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Fostering Growth Through Structure at Home

By: Rabbi Dr. Yisrael Rothwachs and Mrs. Leora Hecht

When parents come into school and see their child hang up his coat, take out his supplies, put away his backpack, and take a seat — all without any prompting from the teacher — they often ask, “How did you get him to do that? At home it would take half an hour and 10 reminders for him to just hang up his coat.”

There are several reasons for this discrepancy, including the natural structure of the school day and the times when children are at home, which tend to be less structured. In school we are able to stick to the same routine day after day — something that is generally not possible at home where there are other siblings, changing schedules for after-school activities, and any number of other variables. Early mornings and after school children are generally tired, rushed, and hungry, a combination that is not conducive for anyone to be on their best behavior.

While it is not feasible to create the same level of consistency at home as children experience in school, there are strategies that we use at school that parents can replicate in the home. These challenges may arise with both typically developing children and special needs children and the strategies we suggest below work with all children. Special needs children often need more opportunities to practice and a greater focus on structure than their typically developing peers. Consistency is therefore key to everything we will discuss.

What You Say and How You Say It Matters

Many of the children with whom we work have language development issues; therefore, consistent, succinct, and clear language is essential. Consider asking your child’s teacher what language they use when setting expectations at school and then using those same phrases with your child.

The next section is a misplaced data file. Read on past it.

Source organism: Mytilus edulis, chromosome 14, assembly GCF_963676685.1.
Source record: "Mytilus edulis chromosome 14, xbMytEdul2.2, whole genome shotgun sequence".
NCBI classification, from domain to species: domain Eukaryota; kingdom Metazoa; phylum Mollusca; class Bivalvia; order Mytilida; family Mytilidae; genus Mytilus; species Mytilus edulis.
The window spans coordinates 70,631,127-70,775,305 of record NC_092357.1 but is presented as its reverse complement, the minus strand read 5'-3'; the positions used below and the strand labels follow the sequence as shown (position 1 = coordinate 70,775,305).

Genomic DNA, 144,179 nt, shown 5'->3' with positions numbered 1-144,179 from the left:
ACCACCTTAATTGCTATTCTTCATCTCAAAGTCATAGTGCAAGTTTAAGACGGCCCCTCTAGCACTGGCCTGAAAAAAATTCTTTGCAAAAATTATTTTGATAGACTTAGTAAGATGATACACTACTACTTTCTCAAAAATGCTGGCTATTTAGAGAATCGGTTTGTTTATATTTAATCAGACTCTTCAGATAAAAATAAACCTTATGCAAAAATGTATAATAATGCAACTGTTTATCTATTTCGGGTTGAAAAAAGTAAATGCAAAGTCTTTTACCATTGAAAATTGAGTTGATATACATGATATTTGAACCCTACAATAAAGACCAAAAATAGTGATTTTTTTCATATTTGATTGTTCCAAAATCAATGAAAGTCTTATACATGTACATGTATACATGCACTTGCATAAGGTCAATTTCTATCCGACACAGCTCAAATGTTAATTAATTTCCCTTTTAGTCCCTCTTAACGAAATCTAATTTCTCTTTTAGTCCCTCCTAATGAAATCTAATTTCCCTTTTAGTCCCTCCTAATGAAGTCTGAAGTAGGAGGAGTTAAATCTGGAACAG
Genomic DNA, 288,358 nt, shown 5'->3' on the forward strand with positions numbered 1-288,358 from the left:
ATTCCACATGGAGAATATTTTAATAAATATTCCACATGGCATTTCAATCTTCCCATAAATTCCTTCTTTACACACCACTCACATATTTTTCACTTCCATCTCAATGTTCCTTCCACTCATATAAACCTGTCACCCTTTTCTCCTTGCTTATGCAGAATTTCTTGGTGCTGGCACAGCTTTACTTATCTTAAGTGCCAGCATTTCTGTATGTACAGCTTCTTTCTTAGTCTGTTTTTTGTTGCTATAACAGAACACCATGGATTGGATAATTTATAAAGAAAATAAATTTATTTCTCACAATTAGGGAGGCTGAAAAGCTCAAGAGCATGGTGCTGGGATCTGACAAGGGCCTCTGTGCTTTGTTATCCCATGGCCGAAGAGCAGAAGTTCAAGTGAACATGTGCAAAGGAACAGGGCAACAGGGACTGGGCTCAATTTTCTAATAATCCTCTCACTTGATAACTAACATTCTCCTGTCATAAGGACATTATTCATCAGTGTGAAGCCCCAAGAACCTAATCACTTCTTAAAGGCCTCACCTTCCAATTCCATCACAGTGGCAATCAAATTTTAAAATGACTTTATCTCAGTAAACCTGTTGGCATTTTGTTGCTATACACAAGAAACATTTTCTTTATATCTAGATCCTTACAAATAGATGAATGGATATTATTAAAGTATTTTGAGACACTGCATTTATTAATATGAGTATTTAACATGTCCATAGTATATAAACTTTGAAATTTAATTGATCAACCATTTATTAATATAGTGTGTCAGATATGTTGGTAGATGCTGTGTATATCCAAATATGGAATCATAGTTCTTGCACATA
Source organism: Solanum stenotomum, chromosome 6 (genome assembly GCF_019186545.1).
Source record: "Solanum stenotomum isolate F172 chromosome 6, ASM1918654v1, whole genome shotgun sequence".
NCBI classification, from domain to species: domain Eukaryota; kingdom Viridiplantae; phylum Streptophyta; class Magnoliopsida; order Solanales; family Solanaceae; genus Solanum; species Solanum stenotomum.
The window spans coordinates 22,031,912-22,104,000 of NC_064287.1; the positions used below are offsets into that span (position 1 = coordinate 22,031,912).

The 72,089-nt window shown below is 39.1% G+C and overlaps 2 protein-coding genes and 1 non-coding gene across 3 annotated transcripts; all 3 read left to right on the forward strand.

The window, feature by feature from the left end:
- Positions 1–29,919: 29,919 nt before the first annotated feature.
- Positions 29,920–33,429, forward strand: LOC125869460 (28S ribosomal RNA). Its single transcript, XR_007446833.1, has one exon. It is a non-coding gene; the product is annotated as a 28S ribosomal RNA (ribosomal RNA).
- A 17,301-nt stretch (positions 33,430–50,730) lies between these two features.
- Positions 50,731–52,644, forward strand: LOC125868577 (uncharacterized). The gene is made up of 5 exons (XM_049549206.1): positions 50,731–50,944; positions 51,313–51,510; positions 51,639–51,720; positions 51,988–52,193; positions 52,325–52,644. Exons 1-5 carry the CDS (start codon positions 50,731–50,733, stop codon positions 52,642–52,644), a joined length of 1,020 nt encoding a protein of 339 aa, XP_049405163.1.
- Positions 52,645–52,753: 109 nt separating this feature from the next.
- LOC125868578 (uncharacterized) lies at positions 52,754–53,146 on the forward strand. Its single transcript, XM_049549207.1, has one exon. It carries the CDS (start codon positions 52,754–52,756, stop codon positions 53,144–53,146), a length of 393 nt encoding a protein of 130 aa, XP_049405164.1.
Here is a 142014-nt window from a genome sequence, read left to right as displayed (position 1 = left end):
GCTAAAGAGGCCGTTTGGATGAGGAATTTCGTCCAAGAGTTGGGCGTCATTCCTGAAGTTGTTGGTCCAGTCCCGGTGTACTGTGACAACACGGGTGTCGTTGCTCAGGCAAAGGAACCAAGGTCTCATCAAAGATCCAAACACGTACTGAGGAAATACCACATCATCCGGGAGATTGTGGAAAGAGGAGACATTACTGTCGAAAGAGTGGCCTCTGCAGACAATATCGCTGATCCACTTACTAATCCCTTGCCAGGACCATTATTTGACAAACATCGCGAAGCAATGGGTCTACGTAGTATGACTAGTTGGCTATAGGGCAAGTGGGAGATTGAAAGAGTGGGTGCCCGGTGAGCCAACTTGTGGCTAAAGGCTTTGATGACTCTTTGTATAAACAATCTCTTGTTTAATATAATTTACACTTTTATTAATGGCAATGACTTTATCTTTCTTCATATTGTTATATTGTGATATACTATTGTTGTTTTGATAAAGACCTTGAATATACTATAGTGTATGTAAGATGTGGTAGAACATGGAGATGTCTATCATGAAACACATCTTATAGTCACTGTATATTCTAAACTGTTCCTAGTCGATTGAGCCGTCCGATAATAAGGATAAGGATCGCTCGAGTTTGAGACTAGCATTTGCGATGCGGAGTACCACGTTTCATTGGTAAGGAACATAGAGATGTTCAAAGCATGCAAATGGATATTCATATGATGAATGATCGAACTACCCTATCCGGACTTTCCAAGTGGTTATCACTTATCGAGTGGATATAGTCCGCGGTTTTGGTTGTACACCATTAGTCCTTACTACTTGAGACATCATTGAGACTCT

Offer Limited Choices

Ask, “Do you want to start your homework now, or first have a snack?” rather than “Do you want to do your homework?” The answer to the latter question is likely to be no and then you end up in a power struggle. The limited choice in the first question gives your child a sense of agency but makes your expectation that they will do their homework clear.

Give Your Child Time to Process

Perhaps the most challenging step for all of us is to pause after giving a directive. Even for teachers with decades of experience, a three-second pause can feel awkward. But, it is essential for children, especially those with language difficulties, to have a few seconds to process your request before additional information is presented. For example, “It’s time to put on your pajamas.” THREE-SECOND PAUSE. “Would you like to wear the green pajamas or the orange pajamas tonight?”

Preparation is Key

The more you can prepare in advance, the smoother hectic times like mornings and after school will be.

Create a Workspace that Works for Your Child

The right workspace may vary depending on your child’s age and abilities. Having a designated location in the home for homework that has everything your child needs for their work, comfortable lighting, and sufficient quiet for them will reduce stress around homework. Whether this should be a place with you or another adult nearby depends on how independent your child is with their work.

Make Schedules that Work for Your Family